I am sending you out like sheep in the midst of wolves

The Lord appointed seventy-two others and sent them out ahead of him in pairs, to all the towns and places he himself would be visiting. And he said to them, ‘The harvest is rich but the labourers are few, so ask the Lord of the harvest to send labourers to do his harvesting. Start off now, but look, I am sending you out like lambs among wolves. Take no purse with you, no haversack, no sandals. Salute no one on the road. Whatever house you enter, let your first words be, “Peace to this house!” And if a man of peace lives there, your peace will go and rest on him; if not, it will come back to you. Stay in the same house, taking what food and drink they have to offer, for the labourer deserves his wages; do not move from house to house. Whenever you go into a town where they make you welcome, eat what is put before you. Cure those in it who are sick, and say, “The kingdom of God is very near to you.”

How much we need good labourers for the harvest; labourers who are aware of their dignity and responsibility to serve in the Kingdom of God!

They must be clear that they are in the service of God and of men, who are waiting for them and want to receive what the Lord will give them through them. If only each one of us could understand this; and not only those who are called to rule in the Church, but all those who had the grace to meet the Lord and were touched by Him. What each one of us should at least do is to fulfil this wish of the Lord: “Ask the Lord of the harvest to send labourers to do his harvesting”.

But, even further, we can correspond to this wish of the Lord by being true disciples of His, so that in our witness of life the beauty of faith shines forth, opening the way for vocations to arise. The “labourers in the harvest of the Lord” are not only priests and religious – although these vocations certainly have great weight – but every Christian must take his or her rightful place and bear fruit there.

The Lord then goes on to describe how His disciples are to fulfil their commission. Here His first sentence stands out: “I am sending you out like lambs among wolves”.

This attitude we can only learn from the Lord Himself, who came into the world as the “Lamb of God” (cf. Jn 1:29). The comparison of sheep in the midst of wolves applies to Himself, for He shows us that the Kingdom of God cannot be established through weapons or violence. In fact, it is an entirely different way, which consists in conquering people in love and truth, rather than dominating them. If possible, even those who have yielded to the evil inclinations of their fallen nature and have thus become wolves should be reached.

But how is this to be done?

To walk the “way of the Lamb” by no means signifies giving up and being at the mercy of the evil we encounter outside or within ourselves. No! We must even be fully prepared for combat and clothed with the spiritual armour that the Apostle Paul describes in the sixth chapter of the Letter to the Ephesians (v. 11-18). But these weapons are purely spiritual, and the fight against evil must be waged in the Spirit of Christ. Therefore, we cannot adopt the attitude of the wolf in order to defend ourselves against him, let alone to defeat him. The opposite would be the case, for inasmuch as we would act like him, we would be spiritually joining the wolf pack and fighting on the wrong side.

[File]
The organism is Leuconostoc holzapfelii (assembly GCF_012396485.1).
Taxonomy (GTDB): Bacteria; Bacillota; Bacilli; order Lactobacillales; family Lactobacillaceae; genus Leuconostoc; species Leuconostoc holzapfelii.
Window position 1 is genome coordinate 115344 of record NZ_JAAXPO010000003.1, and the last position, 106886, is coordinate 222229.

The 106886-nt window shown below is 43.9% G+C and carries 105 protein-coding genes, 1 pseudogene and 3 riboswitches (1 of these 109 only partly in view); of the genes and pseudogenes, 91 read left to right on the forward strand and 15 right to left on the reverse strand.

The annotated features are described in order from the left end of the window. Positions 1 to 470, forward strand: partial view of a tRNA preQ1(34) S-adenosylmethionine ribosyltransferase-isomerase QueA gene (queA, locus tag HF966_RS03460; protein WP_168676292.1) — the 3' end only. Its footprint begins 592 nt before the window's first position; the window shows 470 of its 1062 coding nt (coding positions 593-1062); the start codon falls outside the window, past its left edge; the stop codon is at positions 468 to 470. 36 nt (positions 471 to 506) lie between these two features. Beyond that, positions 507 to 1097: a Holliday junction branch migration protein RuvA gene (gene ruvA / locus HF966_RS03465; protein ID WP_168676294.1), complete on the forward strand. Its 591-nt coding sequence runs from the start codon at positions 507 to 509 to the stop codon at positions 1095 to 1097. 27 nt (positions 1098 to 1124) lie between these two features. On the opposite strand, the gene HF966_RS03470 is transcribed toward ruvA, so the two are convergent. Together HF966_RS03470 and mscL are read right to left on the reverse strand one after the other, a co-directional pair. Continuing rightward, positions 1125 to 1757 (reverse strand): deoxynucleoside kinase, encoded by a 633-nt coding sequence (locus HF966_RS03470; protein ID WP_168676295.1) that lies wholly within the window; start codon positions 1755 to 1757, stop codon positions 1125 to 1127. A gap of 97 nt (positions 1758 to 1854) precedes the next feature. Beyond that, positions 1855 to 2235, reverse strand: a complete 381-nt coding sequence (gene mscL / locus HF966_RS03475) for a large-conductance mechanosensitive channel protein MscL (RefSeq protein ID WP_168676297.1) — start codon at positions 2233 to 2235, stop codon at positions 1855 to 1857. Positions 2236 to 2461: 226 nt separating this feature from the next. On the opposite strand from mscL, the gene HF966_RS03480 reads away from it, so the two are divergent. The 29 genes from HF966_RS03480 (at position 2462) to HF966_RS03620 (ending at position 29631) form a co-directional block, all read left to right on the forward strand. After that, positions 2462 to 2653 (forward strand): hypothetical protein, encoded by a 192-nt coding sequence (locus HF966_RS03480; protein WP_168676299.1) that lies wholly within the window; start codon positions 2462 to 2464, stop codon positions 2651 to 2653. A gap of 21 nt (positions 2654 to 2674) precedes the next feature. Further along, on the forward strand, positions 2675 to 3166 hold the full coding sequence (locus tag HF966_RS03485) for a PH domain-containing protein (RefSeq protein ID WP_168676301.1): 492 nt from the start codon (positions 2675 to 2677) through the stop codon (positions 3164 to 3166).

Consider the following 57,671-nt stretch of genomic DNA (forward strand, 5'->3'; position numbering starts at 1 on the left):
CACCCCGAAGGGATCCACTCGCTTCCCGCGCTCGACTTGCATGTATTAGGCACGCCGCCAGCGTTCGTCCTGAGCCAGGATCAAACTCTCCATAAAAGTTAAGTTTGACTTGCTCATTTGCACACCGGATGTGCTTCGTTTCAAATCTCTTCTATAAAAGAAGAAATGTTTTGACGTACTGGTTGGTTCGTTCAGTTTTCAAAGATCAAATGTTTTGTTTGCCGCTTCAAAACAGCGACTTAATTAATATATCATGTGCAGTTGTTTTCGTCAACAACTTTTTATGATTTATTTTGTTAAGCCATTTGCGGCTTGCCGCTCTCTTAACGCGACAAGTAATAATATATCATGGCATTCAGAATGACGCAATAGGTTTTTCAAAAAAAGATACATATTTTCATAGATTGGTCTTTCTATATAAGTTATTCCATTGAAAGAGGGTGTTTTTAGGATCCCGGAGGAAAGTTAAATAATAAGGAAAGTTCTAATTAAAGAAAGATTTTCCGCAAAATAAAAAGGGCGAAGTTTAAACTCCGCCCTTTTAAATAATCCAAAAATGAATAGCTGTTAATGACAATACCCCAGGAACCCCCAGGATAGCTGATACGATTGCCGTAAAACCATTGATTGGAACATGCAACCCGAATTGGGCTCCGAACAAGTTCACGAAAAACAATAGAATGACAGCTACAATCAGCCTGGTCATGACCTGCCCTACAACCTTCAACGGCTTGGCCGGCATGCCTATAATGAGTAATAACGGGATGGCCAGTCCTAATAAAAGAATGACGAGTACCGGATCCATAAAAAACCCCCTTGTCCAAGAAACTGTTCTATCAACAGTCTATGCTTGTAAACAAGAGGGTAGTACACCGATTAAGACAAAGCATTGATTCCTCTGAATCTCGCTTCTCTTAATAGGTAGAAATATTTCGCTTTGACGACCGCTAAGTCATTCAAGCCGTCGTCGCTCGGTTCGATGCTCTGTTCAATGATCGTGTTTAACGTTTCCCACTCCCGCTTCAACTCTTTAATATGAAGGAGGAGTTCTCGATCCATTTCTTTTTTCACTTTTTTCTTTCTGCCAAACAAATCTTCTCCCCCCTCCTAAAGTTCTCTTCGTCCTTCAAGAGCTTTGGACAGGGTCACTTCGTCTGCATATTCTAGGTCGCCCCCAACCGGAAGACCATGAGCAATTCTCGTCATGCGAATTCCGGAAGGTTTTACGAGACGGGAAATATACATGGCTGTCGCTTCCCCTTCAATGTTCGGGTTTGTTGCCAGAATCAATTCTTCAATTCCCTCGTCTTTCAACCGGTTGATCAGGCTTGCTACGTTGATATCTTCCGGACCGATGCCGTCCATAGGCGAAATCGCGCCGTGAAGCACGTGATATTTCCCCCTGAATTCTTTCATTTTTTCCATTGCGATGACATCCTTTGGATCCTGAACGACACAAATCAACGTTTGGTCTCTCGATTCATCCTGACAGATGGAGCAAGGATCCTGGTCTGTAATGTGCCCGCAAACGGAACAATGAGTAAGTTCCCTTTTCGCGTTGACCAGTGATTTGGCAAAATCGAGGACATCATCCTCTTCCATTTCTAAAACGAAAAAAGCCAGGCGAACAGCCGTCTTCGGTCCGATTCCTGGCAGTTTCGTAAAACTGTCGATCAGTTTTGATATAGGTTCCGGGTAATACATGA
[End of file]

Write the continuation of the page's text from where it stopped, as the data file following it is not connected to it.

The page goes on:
Instead, the sincerity of the disciples must be shown. To fulfil their commission, they do not need the supposed security offered by material goods: “Take no purse with you, no haversack, no sandals”. Nor are they to stop unnecessarily: “Salute no one on the road” for they are to be totally focused on their mission: “Cure those in it who are sick, and say, ‘The kingdom of God is very near to you.’”

In these three phrases from today’s gospel that I just quoted, we can see a fundamental training for this “service of the Lamb”:

1) “Take no purse with you, no haversack, no sandals.”

The disciple’s security in fulfilling his mission is to be in God alone. This demands a deep union with Him, and requires processes of inner purification, where one still wants to find his security in secondary sources. The latter restrict the purity of focus. We can understand it well in this example: a Church with many goods and attached to them will hardly have the strength to tame, much less defeat the wolves; but in certain areas it will end up cooperating with them and adopting their way of being and acting.

2) “Salute no one on the road.”

Disciples are to concentrate on the essentials. There are many distractions in this world, which bind the strength and focus of our soul. These are not sins; they are willful distractions, which over time weaken us and make us more susceptible to temptation. Whoever wants to be part of the “Lamb’s retinue” must remain focused on the essentials in order to fulfil the mission entrusted to him.

3) “Cure those in it who are sick, and say, ‘The kingdom of God is very near to you. ‘”

Even the “wolves” are sick, for all wickedness disfigures the essence of man. Therefore, the “wolves” need not only to be converted, but also to be healed, because they have fallen into the hands of bandits (cf. Lk 10:30), i.e. they are under the influence of demons, who want to usurp the life of grace from man. The proclamation of the Kingdom of God, which in the Person of Jesus came to us, is the centre of the mission of the disciples. At all times and in all places, in season and out of season (2 Tim 4:2), the love of God must be proclaimed. Only he alone can turn wolves into lambs and awaken mankind.

Disciples are at the service of God’s work! For this, they only need to be sent. Everything else will be given to them by God (Mt 6:33).

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